More than just clippings, PR research and evaluation provide insight into whether your message is received and understood

Understanding media analysis: more than just clippings, PR research and evaluation provide insight into whether your message is received and understood

Carolyne Van Der Meer

Through his extensive work on the media and its far-reaching effects, the Canadian critical thinker Marshall McLuhan changed the way society views the media by making us understand its ultimate power. In a 1966 lecture at the Kaufman Art Gallery in New York City, McLuhan said, “The medium is the massage, not the message…. It really works us over; it really takes hold and massages the population in a savage way.” Nearly 40 years later, new strategies in media analysis are helping organizations tap in to this “savage massage,” essentially changing the way they do business.

And why shouldn’t they be tapping in? According to Bill Fox, the author of Spinwars: Politics and New Media (Key Porter Books), the media represent a primary site of discourse in Western liberal democracies. “In arts, politics, business, sports and public policy, among others, a lot of what we know is because of the media,” he says. “So measuring our impact there makes sense.” Fox points out that with every other form of messaging, such as advertising, “you test constantly to see whether your messages are getting through. When you’re talking about earned media as opposed to paid media, the same principle should apply.”

But individuals trying to communicate messages must have some way to measure whether those messages are being received and understood as they intended. “It’s the social science of media analysis that’s so important,” Fox says. “The analytical and measurement capability allows you to determine the answers to these points. And if the answer is no to both questions, it provides a road map for what to do about it.”

Meeting demand

There are different types of analysis: Two of the best known are media-clipping tabulation and advertising value equivalents. But neither of these provides any indication of how deeply the media massage takes hold and works over the reader. This is the kind of information organizations need in order to track and perhaps alter their messaging, as well as to execute their entire communication program.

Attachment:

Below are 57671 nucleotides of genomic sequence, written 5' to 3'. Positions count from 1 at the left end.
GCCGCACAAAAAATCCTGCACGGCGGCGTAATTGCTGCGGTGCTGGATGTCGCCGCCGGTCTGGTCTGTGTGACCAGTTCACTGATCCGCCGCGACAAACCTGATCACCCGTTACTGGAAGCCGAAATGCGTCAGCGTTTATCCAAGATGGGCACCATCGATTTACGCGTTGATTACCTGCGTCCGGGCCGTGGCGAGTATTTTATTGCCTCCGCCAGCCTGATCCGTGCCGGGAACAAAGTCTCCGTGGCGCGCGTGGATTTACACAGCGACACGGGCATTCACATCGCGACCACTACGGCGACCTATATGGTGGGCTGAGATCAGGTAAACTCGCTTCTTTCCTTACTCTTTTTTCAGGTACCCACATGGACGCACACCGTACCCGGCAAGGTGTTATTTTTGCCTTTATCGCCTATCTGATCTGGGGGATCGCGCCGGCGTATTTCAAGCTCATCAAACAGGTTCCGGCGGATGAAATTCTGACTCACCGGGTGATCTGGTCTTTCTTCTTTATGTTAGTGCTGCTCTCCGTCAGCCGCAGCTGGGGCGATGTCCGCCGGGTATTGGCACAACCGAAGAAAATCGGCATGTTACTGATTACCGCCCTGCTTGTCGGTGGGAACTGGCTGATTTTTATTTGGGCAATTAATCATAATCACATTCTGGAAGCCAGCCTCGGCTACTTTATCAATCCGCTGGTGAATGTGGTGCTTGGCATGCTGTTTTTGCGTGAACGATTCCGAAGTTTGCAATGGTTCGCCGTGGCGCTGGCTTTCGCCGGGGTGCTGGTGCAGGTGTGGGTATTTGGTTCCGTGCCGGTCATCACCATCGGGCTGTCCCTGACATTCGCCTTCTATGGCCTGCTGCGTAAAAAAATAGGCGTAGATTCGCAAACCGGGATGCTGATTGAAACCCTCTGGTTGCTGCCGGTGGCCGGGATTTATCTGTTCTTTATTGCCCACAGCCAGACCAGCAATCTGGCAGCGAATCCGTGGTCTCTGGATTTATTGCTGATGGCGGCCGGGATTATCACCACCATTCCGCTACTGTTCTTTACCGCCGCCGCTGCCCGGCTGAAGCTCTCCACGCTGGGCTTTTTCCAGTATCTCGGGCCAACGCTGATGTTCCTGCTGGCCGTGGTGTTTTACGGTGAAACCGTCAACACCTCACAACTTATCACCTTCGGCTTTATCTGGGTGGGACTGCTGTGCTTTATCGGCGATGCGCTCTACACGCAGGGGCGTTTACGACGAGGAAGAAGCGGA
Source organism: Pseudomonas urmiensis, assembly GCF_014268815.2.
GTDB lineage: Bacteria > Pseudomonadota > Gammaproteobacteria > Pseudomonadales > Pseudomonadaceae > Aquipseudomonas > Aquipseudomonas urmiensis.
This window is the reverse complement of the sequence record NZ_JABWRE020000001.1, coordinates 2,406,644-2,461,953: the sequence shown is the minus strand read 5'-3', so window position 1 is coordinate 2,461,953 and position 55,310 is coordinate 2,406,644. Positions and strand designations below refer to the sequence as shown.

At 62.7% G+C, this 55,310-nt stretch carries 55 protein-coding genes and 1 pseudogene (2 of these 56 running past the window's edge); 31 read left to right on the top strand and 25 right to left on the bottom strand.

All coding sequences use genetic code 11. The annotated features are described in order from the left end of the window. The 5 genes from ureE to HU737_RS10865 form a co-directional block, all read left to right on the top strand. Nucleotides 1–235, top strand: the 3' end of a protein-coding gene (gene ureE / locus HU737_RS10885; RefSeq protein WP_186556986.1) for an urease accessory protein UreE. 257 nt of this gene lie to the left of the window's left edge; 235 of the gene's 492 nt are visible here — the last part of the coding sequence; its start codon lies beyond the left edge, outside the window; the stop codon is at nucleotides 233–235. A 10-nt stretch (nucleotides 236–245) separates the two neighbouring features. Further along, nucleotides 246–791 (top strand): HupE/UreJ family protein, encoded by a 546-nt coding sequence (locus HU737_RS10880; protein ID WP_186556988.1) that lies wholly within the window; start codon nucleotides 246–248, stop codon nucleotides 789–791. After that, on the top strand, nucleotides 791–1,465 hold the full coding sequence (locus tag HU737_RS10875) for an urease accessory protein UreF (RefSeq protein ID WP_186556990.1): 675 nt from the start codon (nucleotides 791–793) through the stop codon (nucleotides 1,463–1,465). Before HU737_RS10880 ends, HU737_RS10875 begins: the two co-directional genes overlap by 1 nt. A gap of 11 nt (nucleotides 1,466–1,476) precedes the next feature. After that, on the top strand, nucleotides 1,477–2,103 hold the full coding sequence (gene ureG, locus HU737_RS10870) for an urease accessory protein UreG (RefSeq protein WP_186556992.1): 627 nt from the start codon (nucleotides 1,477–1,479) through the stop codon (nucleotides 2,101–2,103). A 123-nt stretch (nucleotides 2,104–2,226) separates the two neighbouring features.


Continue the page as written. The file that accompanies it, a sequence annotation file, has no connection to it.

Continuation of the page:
Media content analysis is taking an increasingly prominent place in many PR programs because it offers in-depth data that speaks to McLuhan’s notion of understanding the media massage. There are a growing number of research companies that offer sophisticated statistical data that evaluate whether media coverage reaches target audiences, focuses on key issues and contains company messages. “The underlying premise of media analysis, of course, is that media coverage is likely to influence future public opinion or reflect existing public opinion,” notes media researcher Jim R. Macnamara. “Trends in media coverage generally correlate with public opinion and, therefore, can be used as a barometer and an early warning system.”

Rating the coverage

Most media analysis services rate coverage using a scoring system that considers several factors. These can include tone, the presence of key messages, quotes from company spokespeople, third-party endorsements, article placement, headline mention, initial mention, the extent of mention, dominance, visuals, the mention of competitors and the extent of these mentions. These criteria are then used to determine prominence and reach–in other words, how many people are likely to remember news about a company, and for how long.

Delahaye, the Norwalk, Connecticut-based public relations research arm of Bacon’s Information, has developed a method called Weighted Impact & Net Effect for evaluating prominence, tone and reach. President Mark Weiner believes that media content analysis and the related statistical data contribute to “meaningful business outcomes by demonstrating and generating a positive return on investment for companies.”